JJ 02/81: Chris Hunter – Early Days

Forty years ago, Dave Gelly heard in the young British saxophonist powerful reminders of the mastery and imagination of Tubby Hayes. First published in Jazz Journal February 1981


I may be violating some obscure code by reviewing this record, because I also wrote the sleeve note, but never mind. The important thing, as far as I am concern­ed, is to get as many people as possible at least to hear it – and preferably buy it. (No – sleevenote writers don’t get royalties.)

Chris Hunter is absurdly young and phenomenally gifted. I heard him in person the other night and was forcibly reminded of Tubby Hayes. Not that they are remotely similar in style, but there is that same absolute grip, the same technical mastery and overflowing imagination. Listen to Elephants’ Tales if you want evidence – the fast theme and tenor solo – or the climax of the alto solo on July 1979. The difference is that Chris is more in control of his destiny than Tubby, better managed and pro­bably more worldly-wise. The cover-picture, a witty pastiche of ‘The Freewheeling Bob Dylan’, is typical.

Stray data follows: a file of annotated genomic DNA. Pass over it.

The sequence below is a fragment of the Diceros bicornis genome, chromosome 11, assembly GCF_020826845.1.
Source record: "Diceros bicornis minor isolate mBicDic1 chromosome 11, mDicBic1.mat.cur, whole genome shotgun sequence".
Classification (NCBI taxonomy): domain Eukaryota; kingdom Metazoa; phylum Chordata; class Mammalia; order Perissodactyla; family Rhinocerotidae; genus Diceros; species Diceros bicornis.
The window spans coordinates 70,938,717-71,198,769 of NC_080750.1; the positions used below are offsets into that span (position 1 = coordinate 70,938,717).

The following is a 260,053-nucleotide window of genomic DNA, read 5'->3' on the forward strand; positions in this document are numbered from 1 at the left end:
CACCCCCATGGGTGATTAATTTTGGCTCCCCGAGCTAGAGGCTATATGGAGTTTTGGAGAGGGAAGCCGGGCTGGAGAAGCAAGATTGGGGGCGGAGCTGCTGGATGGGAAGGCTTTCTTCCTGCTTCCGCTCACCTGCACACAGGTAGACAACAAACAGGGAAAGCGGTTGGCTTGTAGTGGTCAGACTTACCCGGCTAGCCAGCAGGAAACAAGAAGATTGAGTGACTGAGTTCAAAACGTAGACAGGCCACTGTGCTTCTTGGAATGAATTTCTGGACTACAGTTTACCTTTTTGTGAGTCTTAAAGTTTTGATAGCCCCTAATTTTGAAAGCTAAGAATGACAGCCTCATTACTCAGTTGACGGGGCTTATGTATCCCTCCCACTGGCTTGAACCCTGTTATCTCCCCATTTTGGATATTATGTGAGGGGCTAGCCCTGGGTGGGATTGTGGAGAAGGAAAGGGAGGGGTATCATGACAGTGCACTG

As the title suggests, it is early days yet. This is his first album and he will go on to greater things. But I have no doubt that he is the best we’ve had for years, an artist of distinction.

Never mind whether you like ‘jazz-rock’ or not; listen to the authority and panache of this play­ing and you will be as certain as I am.

Elephants’ Tales; Too High; July 79 (20.31) – Vocal Fanfare; Waltz For Eric; Forty Two; Prelude To A Kiss; Happy Endings (24.12)
Chris Hunter (as/ts/ss); Brian Godding (g); Phil Cranham (b); Robin Smith (p); Dave Early (d); Jacki Benar (v). London 2-3/80.
(Original Records ORA 104)